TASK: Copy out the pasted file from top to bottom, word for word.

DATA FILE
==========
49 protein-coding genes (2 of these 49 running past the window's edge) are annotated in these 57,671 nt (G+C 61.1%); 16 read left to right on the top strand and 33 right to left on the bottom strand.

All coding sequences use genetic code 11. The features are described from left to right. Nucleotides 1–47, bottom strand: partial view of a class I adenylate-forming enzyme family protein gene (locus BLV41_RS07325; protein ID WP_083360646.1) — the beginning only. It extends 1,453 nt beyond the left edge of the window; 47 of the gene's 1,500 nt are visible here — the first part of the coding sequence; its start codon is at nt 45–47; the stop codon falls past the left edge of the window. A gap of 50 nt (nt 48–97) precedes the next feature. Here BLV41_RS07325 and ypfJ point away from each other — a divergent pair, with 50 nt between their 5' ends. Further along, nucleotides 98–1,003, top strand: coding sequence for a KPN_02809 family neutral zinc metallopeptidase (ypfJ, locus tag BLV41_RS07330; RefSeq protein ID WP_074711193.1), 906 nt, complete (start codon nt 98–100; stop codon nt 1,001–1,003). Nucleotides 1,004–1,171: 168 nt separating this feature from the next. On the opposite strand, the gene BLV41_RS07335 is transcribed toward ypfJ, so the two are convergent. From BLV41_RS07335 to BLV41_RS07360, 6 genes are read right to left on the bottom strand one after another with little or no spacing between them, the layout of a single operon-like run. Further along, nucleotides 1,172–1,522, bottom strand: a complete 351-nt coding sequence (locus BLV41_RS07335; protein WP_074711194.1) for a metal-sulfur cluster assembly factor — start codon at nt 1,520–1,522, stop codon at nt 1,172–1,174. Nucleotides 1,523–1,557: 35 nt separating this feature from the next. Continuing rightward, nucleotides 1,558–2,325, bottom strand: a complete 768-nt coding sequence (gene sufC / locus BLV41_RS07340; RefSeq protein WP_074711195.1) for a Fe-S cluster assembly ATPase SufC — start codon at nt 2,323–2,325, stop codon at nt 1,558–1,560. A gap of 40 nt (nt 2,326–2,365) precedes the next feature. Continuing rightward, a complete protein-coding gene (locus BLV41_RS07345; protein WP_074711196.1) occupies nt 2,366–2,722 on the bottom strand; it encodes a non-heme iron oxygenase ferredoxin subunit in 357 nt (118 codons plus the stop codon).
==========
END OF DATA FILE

49 protein-coding genes (2 of these 49 running past the window's edge) are annotated in these 57,671 nt (G+C 61.1%); 16 read left to right on the top strand and 33 right to left on the bottom strand.

All coding sequences use genetic code 11. The features are described from left to right. Nucleotides 1–47, bottom strand: partial view of a class I adenylate-forming enzyme family protein gene (locus BLV41_RS07325; protein ID WP_083360646.1) — the beginning only. It extends 1,453 nt beyond the left edge of the window; 47 of the gene's 1,500 nt are visible here — the first part of the coding sequence; its start codon is at nt 45–47; the stop codon falls past the left edge of the window. A gap of 50 nt (nt 48–97) precedes the next feature. Here BLV41_RS07325 and ypfJ point away from each other — a divergent pair, with 50 nt between their 5' ends. Further along, nucleotides 98–1,003, top strand: coding sequence for a KPN_02809 family neutral zinc metallopeptidase (ypfJ, locus tag BLV41_RS07330; RefSeq protein ID WP_074711193.1), 906 nt, complete (start codon nt 98–100; stop codon nt 1,001–1,003). Nucleotides 1,004–1,171: 168 nt separating this feature from the next. On the opposite strand, the gene BLV41_RS07335 is transcribed toward ypfJ, so the two are convergent. From BLV41_RS07335 to BLV41_RS07360, 6 genes are read right to left on the bottom strand one after another with little or no spacing between them, the layout of a single operon-like run. Further along, nucleotides 1,172–1,522, bottom strand: a complete 351-nt coding sequence (locus BLV41_RS07335; protein WP_074711194.1) for a metal-sulfur cluster assembly factor — start codon at nt 1,520–1,522, stop codon at nt 1,172–1,174. Nucleotides 1,523–1,557: 35 nt separating this feature from the next. Continuing rightward, nucleotides 1,558–2,325, bottom strand: a complete 768-nt coding sequence (gene sufC / locus BLV41_RS07340; RefSeq protein WP_074711195.1) for a Fe-S cluster assembly ATPase SufC — start codon at nt 2,323–2,325, stop codon at nt 1,558–1,560. A gap of 40 nt (nt 2,326–2,365) precedes the next feature. Continuing rightward, a complete protein-coding gene (locus BLV41_RS07345; protein WP_074711196.1) occupies nt 2,366–2,722 on the bottom strand; it encodes a non-heme iron oxygenase ferredoxin subunit in 357 nt (118 codons plus the stop codon).